We had gone a slightly different and longer route for our morning outing. We turned right instead of left out of the barn driveway. Cyra’s steel spiked shoes crunched on the frozen dirt of Woodman Road. Up the Cider House Road we went, and then into the pine stand on the corner of Woodman Road and Meadow Lane. Cyra’s shoes now landed on the frozen duff of the forest floor. Mocha’s paw whispered in the light coating of snow on the ground.
Our morning ramble took us along the ridge overlooking the orchard and the now empty hog house. The winter sun was a brighter spot in the otherwise gray sky. Passing the Cider House we entered the woods once again riding to and then over Ben’s Bridge below our parent’s chapel. Cyra’s shoes bit into the wooden deck. A crow called in the distance. A woodpecker hammered out a morning tattoo in search of bugs on a tree we could not see. Mocha drifted in and out of our sight lines as she did her own exploring of Norumbega’s woods.
Snaking our way through the forest, Cyra suddenly stopped. I had not asked her to stop. This was her choice. This rarely happens. I was in no hurry. I did not ask her to walk on. Instead, I stilled myself as well. I watched her as she watched and listened to the woods. I could not see anything or hear anything that would have caught her attention and caused her to stop. She was not nervous. Her winter fuzzy ears moved around as if to catch the sound of something only she could hear. Her big head slowly drifted from side to side, sweeping the view from where she stood. Mocha was nowhere to be seen. Curious, I let her stand until she decided she had had enough of stillness and was ready to end her reverie and move on. I can only guess what she was thinking. I savored our stillness until she decided to resume our walk.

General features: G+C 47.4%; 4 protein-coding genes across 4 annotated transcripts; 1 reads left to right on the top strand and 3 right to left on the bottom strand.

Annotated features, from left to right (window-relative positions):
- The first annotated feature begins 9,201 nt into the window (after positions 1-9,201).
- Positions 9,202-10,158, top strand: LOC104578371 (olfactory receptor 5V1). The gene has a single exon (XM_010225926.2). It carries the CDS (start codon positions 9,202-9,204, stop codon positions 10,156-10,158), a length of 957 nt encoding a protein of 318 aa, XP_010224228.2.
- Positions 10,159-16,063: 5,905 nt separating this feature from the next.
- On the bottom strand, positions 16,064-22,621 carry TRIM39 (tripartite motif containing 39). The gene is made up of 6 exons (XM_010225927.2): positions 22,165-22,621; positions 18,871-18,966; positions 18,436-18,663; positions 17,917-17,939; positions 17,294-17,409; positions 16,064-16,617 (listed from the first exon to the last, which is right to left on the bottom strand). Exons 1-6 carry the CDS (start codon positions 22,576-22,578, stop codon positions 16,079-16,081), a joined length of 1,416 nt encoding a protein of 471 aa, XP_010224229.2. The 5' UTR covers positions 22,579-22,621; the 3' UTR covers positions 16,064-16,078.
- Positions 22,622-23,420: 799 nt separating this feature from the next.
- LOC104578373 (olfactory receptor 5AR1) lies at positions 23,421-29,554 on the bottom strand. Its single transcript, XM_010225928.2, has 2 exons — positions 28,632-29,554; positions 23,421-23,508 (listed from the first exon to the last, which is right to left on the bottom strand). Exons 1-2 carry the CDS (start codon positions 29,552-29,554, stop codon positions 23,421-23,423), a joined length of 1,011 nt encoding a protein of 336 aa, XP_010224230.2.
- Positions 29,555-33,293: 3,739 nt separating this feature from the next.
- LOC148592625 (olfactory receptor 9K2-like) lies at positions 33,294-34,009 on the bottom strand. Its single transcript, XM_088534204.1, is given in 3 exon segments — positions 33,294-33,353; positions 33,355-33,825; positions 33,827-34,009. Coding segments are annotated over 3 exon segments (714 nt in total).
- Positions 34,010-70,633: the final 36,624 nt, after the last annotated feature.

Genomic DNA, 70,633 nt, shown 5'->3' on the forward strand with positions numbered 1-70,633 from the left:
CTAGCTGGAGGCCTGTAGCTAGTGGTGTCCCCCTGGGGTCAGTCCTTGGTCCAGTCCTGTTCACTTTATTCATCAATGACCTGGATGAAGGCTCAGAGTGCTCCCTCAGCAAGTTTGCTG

I could not say how long we paused to stand in the quiet woods. In retrospect, I am sure the sense of duration has taken on more than the reality. What I do know is that in choosing to stop, Cyra reminded me of my need to stop and really see the world around be. That she had only done this a handful of times in our nearly twenty years together added importance to her equine communication to me.